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Wisconsin Offers Constructive Tax Filing Guidance for Same-Sex Couples
Two weeks ago, the IRS announced that any same-sex couple who married in a state that recognizes same-sex marriage can file a joint federal tax return, even if the state where they currently live does not recognize same-sex marriage.
In a report issued that day, we explained the implications of this decision, particularly for taxpayers in 24 states that do not recognize same-sex marriage but do require taxpayers to reference their federal return in filling out their state income tax (the red AND striped states in the map at the bottom). Without further guidance, same-sex couple taxpayers in those states will fill out a joint federal tax return but two single state tax returns, and be stuck because the state single returns require information from a corresponding federal single return. We offered a number of options for states to resolve this, and urged states to resist any calls to decouple their tax system from the federal system, which would impose huge costs on all taxpayers.
Wisconsin is the first to rise to the challenge, with a good solution. On Friday, they issued a revenue guidance for individuals in a same-sex marriage (that is, a same-sex marriage obtained in another state, since Wisconsin does not recognize same-sex marriage). These taxpayers must:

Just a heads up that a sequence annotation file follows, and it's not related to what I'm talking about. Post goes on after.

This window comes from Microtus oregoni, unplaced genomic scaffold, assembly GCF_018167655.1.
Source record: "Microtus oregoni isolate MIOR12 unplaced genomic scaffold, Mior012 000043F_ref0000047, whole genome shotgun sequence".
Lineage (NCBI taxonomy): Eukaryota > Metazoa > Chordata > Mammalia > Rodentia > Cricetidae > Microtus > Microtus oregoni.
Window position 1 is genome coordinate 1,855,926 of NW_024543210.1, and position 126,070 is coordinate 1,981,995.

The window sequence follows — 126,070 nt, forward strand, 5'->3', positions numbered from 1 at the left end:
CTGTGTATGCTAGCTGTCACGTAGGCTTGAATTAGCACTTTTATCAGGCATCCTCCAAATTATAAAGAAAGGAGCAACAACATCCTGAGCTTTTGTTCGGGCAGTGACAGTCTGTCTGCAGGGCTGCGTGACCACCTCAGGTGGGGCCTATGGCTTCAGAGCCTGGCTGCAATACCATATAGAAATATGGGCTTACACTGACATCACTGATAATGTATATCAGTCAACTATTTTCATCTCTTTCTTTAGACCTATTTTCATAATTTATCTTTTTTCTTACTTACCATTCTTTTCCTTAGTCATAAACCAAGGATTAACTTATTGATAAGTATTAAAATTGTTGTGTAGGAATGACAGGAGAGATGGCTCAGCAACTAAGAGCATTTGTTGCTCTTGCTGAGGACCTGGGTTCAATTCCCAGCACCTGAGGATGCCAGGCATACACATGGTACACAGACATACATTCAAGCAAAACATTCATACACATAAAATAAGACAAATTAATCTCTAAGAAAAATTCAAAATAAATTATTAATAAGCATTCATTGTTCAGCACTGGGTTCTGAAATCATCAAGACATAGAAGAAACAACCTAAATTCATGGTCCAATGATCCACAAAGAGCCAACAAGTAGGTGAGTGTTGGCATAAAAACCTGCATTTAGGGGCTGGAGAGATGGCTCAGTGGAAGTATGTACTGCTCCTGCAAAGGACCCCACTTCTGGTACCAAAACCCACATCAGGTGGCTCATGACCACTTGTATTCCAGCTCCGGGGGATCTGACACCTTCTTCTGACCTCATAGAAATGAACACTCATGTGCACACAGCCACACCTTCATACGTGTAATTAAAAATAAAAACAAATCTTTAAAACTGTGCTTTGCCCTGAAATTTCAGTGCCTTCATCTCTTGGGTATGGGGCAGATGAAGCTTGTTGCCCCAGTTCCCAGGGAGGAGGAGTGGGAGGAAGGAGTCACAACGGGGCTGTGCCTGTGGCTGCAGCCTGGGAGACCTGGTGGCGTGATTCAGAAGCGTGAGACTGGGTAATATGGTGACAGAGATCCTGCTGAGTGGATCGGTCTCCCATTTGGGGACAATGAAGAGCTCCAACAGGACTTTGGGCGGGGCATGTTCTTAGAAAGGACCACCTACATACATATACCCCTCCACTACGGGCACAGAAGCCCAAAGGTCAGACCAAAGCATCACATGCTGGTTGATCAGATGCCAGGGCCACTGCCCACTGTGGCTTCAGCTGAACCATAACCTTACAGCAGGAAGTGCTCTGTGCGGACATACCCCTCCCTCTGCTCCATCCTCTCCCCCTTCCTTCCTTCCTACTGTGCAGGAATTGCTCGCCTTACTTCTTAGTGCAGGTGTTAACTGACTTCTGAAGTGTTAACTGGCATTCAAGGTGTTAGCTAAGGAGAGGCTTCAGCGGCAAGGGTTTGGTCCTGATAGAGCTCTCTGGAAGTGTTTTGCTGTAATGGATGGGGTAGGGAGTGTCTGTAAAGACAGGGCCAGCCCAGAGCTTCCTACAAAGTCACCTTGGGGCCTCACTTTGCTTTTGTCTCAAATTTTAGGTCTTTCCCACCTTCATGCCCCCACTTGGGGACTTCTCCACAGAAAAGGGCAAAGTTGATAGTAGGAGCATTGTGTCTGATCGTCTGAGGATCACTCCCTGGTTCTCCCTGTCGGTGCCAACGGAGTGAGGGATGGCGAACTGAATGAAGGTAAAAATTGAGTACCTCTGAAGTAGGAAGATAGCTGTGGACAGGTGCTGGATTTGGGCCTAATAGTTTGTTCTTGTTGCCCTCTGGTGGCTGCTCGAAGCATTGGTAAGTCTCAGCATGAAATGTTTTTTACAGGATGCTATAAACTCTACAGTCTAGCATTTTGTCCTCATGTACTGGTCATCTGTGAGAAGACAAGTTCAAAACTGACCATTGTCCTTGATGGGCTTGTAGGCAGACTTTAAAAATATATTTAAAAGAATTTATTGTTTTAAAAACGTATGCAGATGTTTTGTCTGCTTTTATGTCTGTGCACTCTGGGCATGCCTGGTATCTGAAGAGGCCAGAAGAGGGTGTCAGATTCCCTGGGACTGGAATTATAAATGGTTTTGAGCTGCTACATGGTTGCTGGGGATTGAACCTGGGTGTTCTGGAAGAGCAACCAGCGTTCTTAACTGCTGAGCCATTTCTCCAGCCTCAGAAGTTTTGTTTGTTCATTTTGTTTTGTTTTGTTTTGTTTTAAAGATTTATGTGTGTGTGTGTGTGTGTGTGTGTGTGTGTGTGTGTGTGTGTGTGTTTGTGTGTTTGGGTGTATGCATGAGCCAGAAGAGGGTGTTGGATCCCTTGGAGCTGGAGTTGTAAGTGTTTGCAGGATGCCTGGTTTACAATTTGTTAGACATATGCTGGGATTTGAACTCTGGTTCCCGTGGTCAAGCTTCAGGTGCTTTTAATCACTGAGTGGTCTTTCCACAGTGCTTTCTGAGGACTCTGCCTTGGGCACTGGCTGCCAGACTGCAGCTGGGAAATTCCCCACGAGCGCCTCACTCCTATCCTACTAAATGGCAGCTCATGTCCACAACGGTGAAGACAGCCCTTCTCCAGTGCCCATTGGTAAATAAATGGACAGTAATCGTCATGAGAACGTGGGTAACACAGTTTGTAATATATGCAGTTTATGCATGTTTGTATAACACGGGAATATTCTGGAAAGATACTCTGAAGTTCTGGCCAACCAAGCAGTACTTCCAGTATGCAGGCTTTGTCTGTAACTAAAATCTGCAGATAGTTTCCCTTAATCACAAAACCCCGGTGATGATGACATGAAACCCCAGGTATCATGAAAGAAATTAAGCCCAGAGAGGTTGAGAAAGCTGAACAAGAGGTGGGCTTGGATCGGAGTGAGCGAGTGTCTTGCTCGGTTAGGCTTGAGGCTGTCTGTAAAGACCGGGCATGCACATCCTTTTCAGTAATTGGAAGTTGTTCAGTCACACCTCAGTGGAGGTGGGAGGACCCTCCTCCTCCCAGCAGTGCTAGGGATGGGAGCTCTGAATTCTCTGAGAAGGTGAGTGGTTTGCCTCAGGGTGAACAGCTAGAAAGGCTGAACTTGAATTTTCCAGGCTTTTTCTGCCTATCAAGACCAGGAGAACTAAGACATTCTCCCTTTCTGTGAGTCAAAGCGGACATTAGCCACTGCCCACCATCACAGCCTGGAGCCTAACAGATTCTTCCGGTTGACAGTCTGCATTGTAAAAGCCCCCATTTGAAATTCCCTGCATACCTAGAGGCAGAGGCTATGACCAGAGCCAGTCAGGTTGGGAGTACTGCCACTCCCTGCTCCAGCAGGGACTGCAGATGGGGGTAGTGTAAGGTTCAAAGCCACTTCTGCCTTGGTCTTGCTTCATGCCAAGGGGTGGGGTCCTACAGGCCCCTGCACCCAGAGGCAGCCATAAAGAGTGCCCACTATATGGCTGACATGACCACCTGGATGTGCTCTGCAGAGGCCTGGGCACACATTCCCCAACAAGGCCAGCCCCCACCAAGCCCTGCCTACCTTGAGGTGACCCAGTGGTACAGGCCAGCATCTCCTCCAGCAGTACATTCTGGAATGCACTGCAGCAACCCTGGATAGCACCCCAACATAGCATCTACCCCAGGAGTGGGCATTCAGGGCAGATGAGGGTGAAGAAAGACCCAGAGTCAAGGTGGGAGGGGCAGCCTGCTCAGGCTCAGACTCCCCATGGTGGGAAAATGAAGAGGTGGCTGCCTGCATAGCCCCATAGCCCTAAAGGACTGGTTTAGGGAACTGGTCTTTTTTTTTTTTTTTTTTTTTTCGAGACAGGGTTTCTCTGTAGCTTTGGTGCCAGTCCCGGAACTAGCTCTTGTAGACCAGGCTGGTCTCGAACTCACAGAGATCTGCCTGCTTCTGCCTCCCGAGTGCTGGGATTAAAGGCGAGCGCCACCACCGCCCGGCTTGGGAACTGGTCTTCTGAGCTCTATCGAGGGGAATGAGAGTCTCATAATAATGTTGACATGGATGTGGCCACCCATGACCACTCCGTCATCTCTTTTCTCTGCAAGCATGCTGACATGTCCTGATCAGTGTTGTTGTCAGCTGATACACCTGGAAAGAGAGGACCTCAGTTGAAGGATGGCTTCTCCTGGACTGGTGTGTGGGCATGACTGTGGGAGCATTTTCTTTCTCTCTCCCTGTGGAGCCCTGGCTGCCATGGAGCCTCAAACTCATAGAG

- File separate single Wisconsin tax returns, or if qualified, head of household returns
- If filing a joint federal tax form, fill out new Wisconsin Schedule S, which will be made available later this month. Schedule S takes income on the federal joint tax return and divides it up among the taxpayers for use on the state single tax returns. The allocation must be based on actual earnings by the two individuals. Schedule S must be attached to the state tax return.
- Tax returns must be filed on paper, not e-filed.
- No amended returns for past years will be permitted to change the filing status.
This revenue ruling can easily serve as a template for other states facing this issue, as it preserves the state’s desired public policy on marriage while giving a reasonable solution for taxpayers.
It’s possible that some of these 24 states -- Arizona, Colorado, Georgia, Hawaii, Idaho, Illinois, Indiana, Kansas, Kentucky, Louisiana, Michigan, Missouri, Montana, Nebraska, North Carolina, North Dakota, Ohio, Oklahoma, Oregon, South Carolina, Utah, Virginia, West Virginia, and Wisconsin -- will recognize same-sex marriage between now and next spring’s tax filing season. But those states that do not should consider following Wisconsin’s lead here.
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